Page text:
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foehnsturm last won the day on April 27

foehnsturm had the most liked content!

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About foehnsturm

  • Birthday 09/15/1964

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    Ultimaker 2 Mark2
    Ultimaker 3
    Ultimaker Original
    self-built corexy

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  1. foehnsturm

    Another take on ringing

    Printed at 50mm/s, 30mm/s jerk; bottom half: 20mm square, top half: same square with tiny bulging / ringing corrections. Could a slicer or even a post-processing plugin apply those corrections to the path in a generic way? I think yes!
  2. foehnsturm

    Another take on ringing

    Well, at and least in theory, you could counteract against the ringing with smarter slicing. If you know the resonance frequency / wavelength, the slicer could alter the path in a way that e.g. at at corner it stops the moving axis like 0.1mm earlier to compensate for the belt stretch and then add this 0.1mm to the axis position again after half of the resonance wavelength to compensate the back swing / contraction of the belt.
  3. foehnsturm

    Another take on ringing

    Here is what I found so far: The resonance (ringing) frequency of my UM3 is around 26 hz; corner bulging and ringing is affected by wall speed and jerk; you can mostly ignore acceleration, as (at least with usual settings) it happens in a different time scale. As commonly known, the bulging happens due to overpressure in the hotend. This will inevitably (pressure advance algotrithms could probably help here) build up when printing with more than very modest speed (like 20-30mm/s). "Slow" deceleration doesn't help to release the pressure, because our "slow" like 500mm/s2 or even 100mm/s2 is way too fast. Deceleration still happens in a timescale of less than 0.1 sec, which is one or two magnitudes too fast to show any helpful effect on the extrusion system. So, if you want to print with more than very low speed, you're like going downhill in a car with very weak breaks. If you want to go fast straight you have also to corner fast: I got the same perfect, almost bulging-free pre-cornering surface with standard 20/5 speed/jerk as with 50/30. With a speed-jerk difference above 20 the bulging starts, irrespective of acceleration (tried from 100 mm/s2 to 2000mm/s2). But fast direction changes will produce ringing after the corner. The printhead and the belts form kind of a resonating mass-spring system. The amount of "bad" energy stored there, again monstly depends on the speed difference between the two adjacent paths, which is defined by the jerk setting. However, there's is some positve effect (less stored ernergy) when decelerating very slowly but this is ruined by the increased bulging. The ringing may possibly be reduced by some kind of hardware measures for low frequency damping. E.g. somehow decouple the belt vibrations from the printhead. Another approach, which could show some positive effect, is to measure the ringing frequency (print speed / distance between the ripples) and find a specific deceleration rate as explained in the Duet3D forum. Left (standard): wall speed 20/30mm, acceleration 500/1000, jerk 5/10 | 30 min Right: wall speed 40/50, acceleration 526/789, jerk 20/20 | 22 min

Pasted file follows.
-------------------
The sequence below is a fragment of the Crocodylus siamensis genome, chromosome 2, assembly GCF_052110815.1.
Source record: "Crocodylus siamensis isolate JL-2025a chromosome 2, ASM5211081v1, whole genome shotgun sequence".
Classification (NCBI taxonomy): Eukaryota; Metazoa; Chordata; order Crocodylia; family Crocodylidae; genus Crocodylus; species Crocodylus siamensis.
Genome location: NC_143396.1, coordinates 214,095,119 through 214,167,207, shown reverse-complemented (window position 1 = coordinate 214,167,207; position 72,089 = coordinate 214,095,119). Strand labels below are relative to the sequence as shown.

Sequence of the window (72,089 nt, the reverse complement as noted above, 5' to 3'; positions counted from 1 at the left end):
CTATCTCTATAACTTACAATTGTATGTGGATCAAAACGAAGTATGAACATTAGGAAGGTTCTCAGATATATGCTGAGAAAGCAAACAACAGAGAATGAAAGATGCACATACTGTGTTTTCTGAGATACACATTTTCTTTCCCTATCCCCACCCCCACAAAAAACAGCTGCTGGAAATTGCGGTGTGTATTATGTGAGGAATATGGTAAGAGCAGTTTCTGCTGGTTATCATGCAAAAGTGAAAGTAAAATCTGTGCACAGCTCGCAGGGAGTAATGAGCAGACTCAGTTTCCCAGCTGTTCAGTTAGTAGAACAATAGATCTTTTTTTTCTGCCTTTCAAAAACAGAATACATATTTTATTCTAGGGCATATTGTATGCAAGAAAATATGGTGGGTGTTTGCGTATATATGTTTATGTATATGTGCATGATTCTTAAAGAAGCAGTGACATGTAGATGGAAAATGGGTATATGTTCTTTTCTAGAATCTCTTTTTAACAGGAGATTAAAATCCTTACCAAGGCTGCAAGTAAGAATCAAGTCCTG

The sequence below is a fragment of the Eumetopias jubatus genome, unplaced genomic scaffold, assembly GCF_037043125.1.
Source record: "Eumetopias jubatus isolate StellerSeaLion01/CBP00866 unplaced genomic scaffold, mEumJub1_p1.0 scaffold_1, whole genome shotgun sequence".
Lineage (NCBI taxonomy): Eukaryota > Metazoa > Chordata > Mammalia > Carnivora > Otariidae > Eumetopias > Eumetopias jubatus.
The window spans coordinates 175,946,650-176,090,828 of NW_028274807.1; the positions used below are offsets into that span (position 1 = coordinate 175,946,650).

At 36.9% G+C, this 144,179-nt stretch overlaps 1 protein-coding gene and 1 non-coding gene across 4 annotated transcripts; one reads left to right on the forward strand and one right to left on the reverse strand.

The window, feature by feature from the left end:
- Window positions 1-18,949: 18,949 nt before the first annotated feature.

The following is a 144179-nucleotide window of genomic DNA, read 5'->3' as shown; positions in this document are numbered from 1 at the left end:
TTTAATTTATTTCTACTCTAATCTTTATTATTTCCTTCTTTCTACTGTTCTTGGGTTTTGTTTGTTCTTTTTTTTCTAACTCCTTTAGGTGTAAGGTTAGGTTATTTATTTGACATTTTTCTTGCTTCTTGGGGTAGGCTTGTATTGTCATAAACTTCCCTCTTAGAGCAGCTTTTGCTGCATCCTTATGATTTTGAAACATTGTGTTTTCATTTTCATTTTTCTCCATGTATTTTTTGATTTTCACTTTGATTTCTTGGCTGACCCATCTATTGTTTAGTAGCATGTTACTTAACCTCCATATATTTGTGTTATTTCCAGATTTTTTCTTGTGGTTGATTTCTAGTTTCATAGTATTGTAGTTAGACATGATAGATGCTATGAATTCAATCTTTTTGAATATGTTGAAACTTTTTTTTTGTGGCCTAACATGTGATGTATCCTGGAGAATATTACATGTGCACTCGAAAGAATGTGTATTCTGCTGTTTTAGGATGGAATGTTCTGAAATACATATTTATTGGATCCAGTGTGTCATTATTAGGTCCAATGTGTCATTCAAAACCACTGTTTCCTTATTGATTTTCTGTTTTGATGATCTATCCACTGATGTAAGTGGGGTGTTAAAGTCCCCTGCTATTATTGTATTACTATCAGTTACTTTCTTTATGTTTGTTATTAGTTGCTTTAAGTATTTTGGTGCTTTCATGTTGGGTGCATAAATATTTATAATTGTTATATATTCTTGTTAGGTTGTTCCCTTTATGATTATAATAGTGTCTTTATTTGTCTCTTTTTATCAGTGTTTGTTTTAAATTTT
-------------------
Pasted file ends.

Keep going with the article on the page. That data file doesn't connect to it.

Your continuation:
4. I check if I can do a test on the UM3 with 0.6
  5. To my experience with different nozzle sizes, it's - unfortunately - almost impossible to compare different sizes. It's not just the reduced resolution with bigger nozzles, but the entire extrusion system loses some controllability, especially with 0.8 and above.
  6. could you share a link to your test part file (stl, step)?
  7. foehnsturm

    Another take on ringing

    Could a few people share short (ideally < 1hr) real life prints where they experienced serious ringing issues with the UM3 and the settings they used? Or the other way round, prints that suffered from the massive reduction of accelleration and jerk (rounded corners etc.) I'm testing a UM3 mod and the usual ringing tests show some improvement. But real life prints might be a whole different story.
  8. As for the material question.Its operation temperature should provide a reasonable safety margin to the bed temperature you are typically using. E.g. if you print ABS with the bed at 100°C you should look for something with a really high softening point. Other requirements are not that demanding, but as the magnets are glued, the material should work well with serious glue.
  9. @3dprinting_guy, for an UM2GO with the old black feeder you would have to design an adapter. Not sure about the firmware (@tinkergnome ?).
  10. Hi guys, holdays are over here now. Any experiences with the sensor to share so far? @cjs, @conny_g, @fbrc8-erin, @Dim3nsioneer, @jffry7
  11. Super nice.👍 I already knew, you're well very organized person. 😉
  12. A hall effect encoder instead of the AMT is doable but would require to attach a magnetic target to the shaft and some kind of mount and housing for the PCB. The encoder you are linking to seems to be discontinued, I'm not sure if there is a newer alternative which provides the same interface.
  13. foehnsturm

    Mark2 Firmware

    Thank you. I made some corrections. There's no separate "mark2 for Ultimaker2 Extended" definition. I think the only important thing the Extended defintion files are overriding is the machine_height setting.
  14. foehnsturm

    Mark2 Firmware

    It should be there somewhere but I had no luck with a quick search. So: Tinker-Mark2-dual -> Standard UM2(+) Mark2 but without the tiny Mark2 PCB Tinker-Mark2-expansion-board -> UM2(+) Mark2 with the Mark2 PCB --- extended --- > same for UM2(+) Extended printers I assume you don't have the PCB as you had to extend cables.

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